Queer Representation

Boy Meets Boy and Luna are obviously more similar because they are both young adult novels that depict the lives of two queer protagonist. Boy Meets Boy tells the story of a young gay teen who falls in love with a guy from his high school at a record shop. Luna on the other hand tells a story about the daily struggles of transgender teen who has not shared her truths with her closes family and friends. Both novels also follow their everyday lives looking at the triumphs and tribulations that queer youth negotiate on a daily basis. These stories are remarkable because they prioritize the identities of queer youth in young adult novels, while also normalizing their experiences, which has been unseen in the young adult genre and within literature as a whole. While these texts are very similar, they are different in the way that they set up the lives of the main characters. In Boy Meets Boy the main character Paul is very established in his queer identities which goes against the dominant narrative of queer people always trying to discover themselves and who they truly want to be. Paul was already solidified within his sexuality and had a solid foundation within his friends and family that supported his decisions and validated his feelings. On the other hand, Luna focuses on a the main character who constantly has to negotiate their identity because of their environment. I also think that Luna differentiates from Boy Meets Boy because it touched on the thoughts and feelings of those around Luna, instead of focusing simply on Luna and her experiences alone. I think that the book shows how Luna is impacted by her surroundings, but also how her surroundings are impacted by her. For example, when Luna began behaving differently in front of their parents, Reagan was scared for the future of her sibling and thought to herself, “Why test the water? You’ll only drown.” (Peters, 58)  This clearly depicts the anguish and fear she feels for her sister because of Luna’s gender. I believe that both novels are important because there is not one specific queer experiences. It is important for audiences to see that exploring and expressing one’s queerness can be a pleasant experience, as shown in Boy Meets Boy. I also think it is important to shed light on the more challenging experiences of a queer existence which is shown throughout Luna. When a person comes out as queer they never come out one time because it is an ongoing process. There are also varied experiences of coming out and existing in a queer body within society. Ultimately, I think these two books are important because they diversify the narrative of queer youth while also prioritizing their experiences.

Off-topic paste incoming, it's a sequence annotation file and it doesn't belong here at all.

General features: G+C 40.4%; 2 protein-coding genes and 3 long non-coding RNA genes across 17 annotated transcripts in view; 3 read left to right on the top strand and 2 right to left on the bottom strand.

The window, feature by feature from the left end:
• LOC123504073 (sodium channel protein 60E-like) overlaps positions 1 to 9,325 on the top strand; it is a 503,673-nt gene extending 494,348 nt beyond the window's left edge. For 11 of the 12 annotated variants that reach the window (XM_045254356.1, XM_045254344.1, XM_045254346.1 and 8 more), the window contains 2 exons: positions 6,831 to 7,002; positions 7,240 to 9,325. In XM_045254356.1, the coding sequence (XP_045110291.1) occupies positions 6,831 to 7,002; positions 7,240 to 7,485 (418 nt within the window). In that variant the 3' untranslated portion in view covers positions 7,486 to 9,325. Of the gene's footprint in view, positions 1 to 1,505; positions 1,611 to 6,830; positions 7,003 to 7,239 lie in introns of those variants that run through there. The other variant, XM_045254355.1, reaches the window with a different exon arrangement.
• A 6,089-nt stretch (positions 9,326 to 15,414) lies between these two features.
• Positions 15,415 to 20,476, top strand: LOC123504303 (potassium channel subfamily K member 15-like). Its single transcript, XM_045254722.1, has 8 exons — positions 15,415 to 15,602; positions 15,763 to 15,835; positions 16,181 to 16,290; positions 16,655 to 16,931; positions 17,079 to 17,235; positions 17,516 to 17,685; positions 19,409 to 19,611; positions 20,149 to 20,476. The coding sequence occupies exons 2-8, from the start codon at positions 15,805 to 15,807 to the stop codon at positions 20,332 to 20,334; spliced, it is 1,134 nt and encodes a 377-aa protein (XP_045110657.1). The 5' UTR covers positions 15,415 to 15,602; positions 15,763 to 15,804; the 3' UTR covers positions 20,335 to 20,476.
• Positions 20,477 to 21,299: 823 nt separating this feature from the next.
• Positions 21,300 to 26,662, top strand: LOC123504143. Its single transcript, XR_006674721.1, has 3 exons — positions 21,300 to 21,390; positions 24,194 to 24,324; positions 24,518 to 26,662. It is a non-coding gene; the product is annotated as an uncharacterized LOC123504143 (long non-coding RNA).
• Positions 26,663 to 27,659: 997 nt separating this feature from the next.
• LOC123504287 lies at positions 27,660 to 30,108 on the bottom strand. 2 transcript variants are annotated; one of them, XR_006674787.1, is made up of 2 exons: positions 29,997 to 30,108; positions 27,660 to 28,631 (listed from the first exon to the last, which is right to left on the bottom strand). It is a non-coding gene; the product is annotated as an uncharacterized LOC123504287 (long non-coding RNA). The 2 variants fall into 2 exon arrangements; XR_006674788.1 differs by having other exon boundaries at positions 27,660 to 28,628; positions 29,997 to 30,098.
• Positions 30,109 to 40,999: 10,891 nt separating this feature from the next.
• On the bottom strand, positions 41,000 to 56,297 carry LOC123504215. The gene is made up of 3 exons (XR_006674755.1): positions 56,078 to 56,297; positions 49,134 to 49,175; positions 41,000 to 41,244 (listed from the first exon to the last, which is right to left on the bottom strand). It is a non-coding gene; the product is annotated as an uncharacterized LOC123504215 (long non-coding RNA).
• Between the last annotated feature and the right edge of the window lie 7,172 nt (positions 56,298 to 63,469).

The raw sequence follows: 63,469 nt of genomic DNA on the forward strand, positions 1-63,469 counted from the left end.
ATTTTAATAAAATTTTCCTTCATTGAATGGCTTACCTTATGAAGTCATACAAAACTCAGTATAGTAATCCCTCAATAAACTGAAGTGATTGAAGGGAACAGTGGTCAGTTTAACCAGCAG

The reality

“Like all labels they tell you one thing and one thing only: where does an individual so identified fit in the food chain, in the pecking order? Not ideology, or sexual taste, but something much simpler: clout… This is what a label refers to. Now to someone who does not understand this, homosexual is what I am because I have sex with men. But really this is wrong. Homosexuals are not men who sleep with other men. Homosexuals are men who in fifteen years of trying cannot get a pissant antidiscrimination bill through the City Council. Homosexuals are men who know nobody and who nobody knows. Who have zero clout. Does this sound like me, Henry?” (p. 51)

In this passage, Roy is talking to Henry about his diagnosis. Henry is telling Roy that all of his symptoms as well as his biopsies show that he has contracted HIV. Roy immediately denies this and goes on to talk describe all of the power that he has within the circles that he navigates. One thing that I think this passage does is create a different narrative about the types of people who are able to get HIV. Dominant discourse during this time period stated that only specific groups of people were exposed to HIV. This discourse is even shown throughout the scene when Roy says that  “it afflicts mostly homosexuals and drug addicts”, with Henry adding “hemophiliacs are also at risk” (49). This discourse is why Roy believed that he was not able to get HIV. He was ignorant, but also intimidated by everything that having the disease signified given his position of power. With the status and mobility that Roy has, he disrupts this narrative to show that anyone engaged in any kind of sexual activity, specifically thinking about men having sex with men for this play, is at risk of catching HIV. He talks about his ability to call on different people in positions of power equating privilege to cleanliness and exemption from HIV, while designating lower class people as the only ones exposed to the disease. This passage is important because it places a different narrative on the disease and the people that are thought to be impacted by it. This shift made society take the disease more seriously while also trying to understand its origins and the broad array of people it had the ability to impact. Ultimately, this passage sheds light on the attitude of American society toward gay men during this time period because it highlights the cultural stigma, as well as the systematic discrimination, that gay men have, and continue, to face within society.